Breakfast for Dinner at Pete’s Kitchen

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If you aren’t familiar with Pete’s collection of restaurants, you've either been living under a rock or are a newbie to town, so let us educate you on this little chunk of Denver dining history. With a reign over most of the small cafes and diners on Colfax Avenue and beyond (a few have since been retired), Pete Contos has been humbly building a restaurant empire since his arrival from Greece in the 1950s. Six spots remain today, and while none of them are the kind of restaurant you take the crew to on a big night out on the town (in fact, you’ve probably driven by most of them without so much as a sideways glance), you may have stopped at one or two for late-night, post-bar meals or early-morning, hole-in-the-wall breakfasts in the ‘hood without making brunch a big scene.

Whether or not you’ve paid Pete’s places a visit, the man deserves respect. He’s been a pillar of the community as a member of the Colorado Restaurant Association for over 45 years, winner of the Capitol Hill Neighborhood Award in the '90s, and CRA Foodservice Hall of Fame inductee in the 2006.

Craving breakfast for dinner after an already nostalgic trip to Lakeside, we decided to pay Pete’s Kitchen — one of the OG spots in the lineup — a visit.
The 411
Upon first glance, Pete’s Kitchen looks like any other no-name diner. You could even go so far as to call it the quintessential greasy spoon. There are counter seats, seat-yourself booths crammed on top of each other (seriously, you can feel the person behind you moving), spotty service and a dodgy crowd. At surface level, it’s pretty unmemorable, but look around and you’ll begin to see the history and character of the place. Every square inch of wall space is covered in old photos of famous guests and awards. Lots of awards. Primarily for the best late night dining — they are one of the rare gems in Denver open 24/7 — but also for the Greek cooking and a bevv of other accolades from almost every publication in town.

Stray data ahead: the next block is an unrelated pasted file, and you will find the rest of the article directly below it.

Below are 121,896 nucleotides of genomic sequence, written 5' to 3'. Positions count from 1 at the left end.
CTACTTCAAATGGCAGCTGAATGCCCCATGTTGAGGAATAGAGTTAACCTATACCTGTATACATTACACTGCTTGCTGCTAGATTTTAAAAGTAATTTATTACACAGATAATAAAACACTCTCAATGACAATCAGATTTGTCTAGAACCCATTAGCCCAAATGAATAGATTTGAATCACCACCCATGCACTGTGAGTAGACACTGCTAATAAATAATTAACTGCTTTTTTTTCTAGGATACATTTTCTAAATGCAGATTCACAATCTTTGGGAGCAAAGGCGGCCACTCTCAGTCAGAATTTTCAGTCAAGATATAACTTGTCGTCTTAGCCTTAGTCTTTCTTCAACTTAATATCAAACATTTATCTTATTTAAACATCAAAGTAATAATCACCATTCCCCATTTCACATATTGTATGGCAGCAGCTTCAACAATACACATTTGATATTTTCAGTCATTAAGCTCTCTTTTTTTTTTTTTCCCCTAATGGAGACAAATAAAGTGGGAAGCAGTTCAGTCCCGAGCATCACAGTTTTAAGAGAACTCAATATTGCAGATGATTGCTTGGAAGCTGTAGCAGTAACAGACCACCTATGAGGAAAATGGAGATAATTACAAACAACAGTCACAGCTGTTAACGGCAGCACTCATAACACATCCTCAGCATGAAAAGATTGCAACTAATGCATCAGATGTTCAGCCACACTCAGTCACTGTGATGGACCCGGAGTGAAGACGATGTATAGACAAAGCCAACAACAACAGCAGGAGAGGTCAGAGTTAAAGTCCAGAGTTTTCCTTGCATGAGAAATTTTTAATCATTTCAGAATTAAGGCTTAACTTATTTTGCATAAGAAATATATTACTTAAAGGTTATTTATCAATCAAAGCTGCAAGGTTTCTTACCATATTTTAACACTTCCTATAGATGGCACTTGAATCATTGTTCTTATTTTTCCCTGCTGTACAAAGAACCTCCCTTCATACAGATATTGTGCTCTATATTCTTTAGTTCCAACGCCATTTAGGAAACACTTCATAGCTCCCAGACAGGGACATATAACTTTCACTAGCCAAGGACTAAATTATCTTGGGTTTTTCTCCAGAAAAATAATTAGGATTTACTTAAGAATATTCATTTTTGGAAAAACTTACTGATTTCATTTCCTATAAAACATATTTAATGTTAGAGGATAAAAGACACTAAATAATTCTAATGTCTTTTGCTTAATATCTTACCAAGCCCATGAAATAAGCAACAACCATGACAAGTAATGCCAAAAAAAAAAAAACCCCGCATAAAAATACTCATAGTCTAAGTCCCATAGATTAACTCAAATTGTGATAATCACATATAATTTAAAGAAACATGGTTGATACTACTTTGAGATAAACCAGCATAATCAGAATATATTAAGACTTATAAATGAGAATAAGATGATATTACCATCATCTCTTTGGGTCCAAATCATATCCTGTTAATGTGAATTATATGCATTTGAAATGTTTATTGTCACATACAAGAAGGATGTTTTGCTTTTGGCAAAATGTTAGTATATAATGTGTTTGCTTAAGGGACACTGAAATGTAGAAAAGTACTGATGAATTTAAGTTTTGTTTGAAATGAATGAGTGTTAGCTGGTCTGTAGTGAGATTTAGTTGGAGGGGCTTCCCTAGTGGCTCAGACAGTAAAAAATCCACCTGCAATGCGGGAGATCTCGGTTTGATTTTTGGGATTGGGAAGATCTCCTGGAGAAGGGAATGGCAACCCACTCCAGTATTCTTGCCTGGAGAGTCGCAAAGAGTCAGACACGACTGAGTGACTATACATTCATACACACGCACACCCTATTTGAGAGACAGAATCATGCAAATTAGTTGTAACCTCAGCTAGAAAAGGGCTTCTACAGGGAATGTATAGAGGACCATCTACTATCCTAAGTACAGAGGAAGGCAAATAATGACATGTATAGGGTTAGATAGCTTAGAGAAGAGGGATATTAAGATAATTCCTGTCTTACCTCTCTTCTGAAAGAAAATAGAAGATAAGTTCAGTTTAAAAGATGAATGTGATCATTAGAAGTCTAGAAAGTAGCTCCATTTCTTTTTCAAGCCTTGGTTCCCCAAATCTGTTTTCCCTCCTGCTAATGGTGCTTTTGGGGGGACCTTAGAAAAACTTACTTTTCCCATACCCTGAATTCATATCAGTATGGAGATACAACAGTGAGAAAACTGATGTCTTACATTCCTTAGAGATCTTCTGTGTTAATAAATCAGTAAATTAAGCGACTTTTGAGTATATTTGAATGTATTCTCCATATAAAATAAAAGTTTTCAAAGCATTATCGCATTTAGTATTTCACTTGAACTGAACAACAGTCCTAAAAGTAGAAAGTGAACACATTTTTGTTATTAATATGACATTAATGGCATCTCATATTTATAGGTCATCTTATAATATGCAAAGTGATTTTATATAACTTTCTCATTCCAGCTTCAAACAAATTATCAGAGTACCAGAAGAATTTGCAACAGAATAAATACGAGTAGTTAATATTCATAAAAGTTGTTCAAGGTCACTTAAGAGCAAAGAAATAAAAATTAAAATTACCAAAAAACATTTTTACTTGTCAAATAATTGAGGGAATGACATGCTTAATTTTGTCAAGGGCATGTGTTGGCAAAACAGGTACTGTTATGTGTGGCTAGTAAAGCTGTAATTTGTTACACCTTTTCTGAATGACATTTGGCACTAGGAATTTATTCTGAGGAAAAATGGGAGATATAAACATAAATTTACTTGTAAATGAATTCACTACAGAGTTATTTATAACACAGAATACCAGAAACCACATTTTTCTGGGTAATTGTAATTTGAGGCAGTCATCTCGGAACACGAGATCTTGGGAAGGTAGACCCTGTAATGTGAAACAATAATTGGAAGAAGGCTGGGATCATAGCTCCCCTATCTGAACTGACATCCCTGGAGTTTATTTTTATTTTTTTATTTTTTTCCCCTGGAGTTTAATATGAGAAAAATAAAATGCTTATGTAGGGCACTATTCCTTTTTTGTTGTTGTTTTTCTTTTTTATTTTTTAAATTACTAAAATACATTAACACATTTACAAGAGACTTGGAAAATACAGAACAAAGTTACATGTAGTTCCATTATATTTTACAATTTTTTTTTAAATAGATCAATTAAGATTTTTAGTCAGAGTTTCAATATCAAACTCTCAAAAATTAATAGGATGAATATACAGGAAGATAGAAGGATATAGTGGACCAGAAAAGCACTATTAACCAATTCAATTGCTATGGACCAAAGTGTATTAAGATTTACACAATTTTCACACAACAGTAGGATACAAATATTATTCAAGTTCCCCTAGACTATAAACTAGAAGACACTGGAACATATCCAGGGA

The Drinks
Pete’s is the kind of place you go to sober up — or rather, sop up the alcohol — so the fact that there's no alcohol shouldn’t bother you too much. It’s all coffee and Coke products for your morning or nighttime caffeine buzz.
The Food
You have to know what you’re getting at Pete’s to set expectations: time-tested, affordable, greasy grub. I skimmed past most of the lengthy menu, knowing I wanted some form of a Greek breakfast, and landed on the all-day-breakfast section and its chicken-and-egg combination plate. When it arrived, the hash browns were calling to me: glorious, crispy scalloped potatoes I immediately doused in salt and Pete's housemade hot sauces (green, obviously). Perfectly runny yolks helped blend Greece and America on the plate and also gave the well-seasoned but slightly dry (despite its shimmery appearance) chicken the sauce it needed. I stole some veggies from my friend’s Greek salad (which even came with a stuffed grape leaf), being sure to use the tzatziki generously, to make mini kebab sandwiches out of the warm pita, a substitute in place of toast on the side.

Pleased with the authenticity of the menu thus far, we had to have a cup of avgolemono soup for the true test. The soup is a delicacy I haven’t had since visiting Greece last year, and Pete's version was rich and creamy, just as we’d hoped, with just a hint of lemon. A much cheaper and more local alternative than a trip across the pond. 

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